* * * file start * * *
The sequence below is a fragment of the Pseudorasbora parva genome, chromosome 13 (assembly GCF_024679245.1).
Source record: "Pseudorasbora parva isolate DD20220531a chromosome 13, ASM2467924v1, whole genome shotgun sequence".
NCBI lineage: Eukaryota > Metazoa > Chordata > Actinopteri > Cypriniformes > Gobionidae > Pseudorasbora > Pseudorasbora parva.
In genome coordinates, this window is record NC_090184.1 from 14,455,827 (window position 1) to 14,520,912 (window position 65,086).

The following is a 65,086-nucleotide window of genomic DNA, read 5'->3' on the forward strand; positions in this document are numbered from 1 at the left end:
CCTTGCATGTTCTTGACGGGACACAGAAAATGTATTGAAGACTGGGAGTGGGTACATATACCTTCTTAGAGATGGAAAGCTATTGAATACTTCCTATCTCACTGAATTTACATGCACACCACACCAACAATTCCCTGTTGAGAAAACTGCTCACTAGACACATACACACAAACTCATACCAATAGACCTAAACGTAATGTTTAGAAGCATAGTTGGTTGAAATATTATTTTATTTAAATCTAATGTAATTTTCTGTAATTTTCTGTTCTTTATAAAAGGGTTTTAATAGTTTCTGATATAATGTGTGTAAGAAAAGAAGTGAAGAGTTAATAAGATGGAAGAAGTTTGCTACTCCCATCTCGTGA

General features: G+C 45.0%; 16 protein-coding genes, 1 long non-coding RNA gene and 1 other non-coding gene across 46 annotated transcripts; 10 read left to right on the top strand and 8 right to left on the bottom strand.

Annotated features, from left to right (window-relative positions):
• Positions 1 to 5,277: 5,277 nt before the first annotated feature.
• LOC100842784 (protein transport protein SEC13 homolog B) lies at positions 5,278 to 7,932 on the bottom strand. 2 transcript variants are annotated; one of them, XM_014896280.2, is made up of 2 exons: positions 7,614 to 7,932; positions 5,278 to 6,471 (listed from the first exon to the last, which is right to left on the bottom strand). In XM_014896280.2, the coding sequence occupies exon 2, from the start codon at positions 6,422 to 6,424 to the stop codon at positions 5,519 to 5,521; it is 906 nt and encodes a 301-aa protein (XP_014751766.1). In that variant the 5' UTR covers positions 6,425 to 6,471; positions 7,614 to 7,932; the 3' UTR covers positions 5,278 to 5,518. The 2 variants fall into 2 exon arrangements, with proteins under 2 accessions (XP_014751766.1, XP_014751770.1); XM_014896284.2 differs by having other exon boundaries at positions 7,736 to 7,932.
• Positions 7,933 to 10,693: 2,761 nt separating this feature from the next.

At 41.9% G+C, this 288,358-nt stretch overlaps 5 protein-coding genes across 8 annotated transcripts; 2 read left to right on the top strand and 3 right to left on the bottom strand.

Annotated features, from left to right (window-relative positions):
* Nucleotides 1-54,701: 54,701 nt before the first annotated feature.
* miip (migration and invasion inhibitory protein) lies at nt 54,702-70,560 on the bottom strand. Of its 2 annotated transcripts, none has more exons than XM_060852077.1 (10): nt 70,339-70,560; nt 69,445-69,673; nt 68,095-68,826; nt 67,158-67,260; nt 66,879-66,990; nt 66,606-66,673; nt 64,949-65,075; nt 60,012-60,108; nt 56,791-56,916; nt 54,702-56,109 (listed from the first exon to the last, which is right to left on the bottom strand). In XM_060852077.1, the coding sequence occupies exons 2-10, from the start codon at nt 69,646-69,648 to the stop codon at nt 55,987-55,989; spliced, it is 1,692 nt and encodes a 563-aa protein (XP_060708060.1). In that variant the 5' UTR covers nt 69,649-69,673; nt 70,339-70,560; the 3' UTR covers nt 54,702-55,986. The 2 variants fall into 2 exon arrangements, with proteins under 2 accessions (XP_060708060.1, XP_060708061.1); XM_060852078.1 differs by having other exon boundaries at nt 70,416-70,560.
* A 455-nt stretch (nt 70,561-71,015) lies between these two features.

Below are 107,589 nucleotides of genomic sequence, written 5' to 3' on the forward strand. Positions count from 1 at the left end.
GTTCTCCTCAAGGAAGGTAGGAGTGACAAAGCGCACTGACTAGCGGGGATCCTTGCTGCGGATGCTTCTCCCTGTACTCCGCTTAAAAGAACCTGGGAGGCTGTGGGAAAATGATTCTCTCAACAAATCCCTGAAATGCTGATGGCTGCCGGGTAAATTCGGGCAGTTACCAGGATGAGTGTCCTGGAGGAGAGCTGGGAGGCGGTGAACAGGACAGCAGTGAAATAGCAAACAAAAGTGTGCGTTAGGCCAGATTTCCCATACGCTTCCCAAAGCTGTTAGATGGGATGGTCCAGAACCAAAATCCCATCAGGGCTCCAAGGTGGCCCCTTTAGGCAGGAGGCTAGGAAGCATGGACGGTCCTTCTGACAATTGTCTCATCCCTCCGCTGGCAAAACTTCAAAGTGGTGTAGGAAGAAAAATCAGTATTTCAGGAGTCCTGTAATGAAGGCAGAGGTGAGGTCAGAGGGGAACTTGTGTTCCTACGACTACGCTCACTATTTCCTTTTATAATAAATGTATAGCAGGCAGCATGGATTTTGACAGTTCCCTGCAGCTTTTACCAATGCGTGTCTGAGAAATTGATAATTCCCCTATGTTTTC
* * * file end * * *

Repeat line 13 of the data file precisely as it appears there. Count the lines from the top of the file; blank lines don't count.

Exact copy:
Annotated features, from left to right (window-relative positions):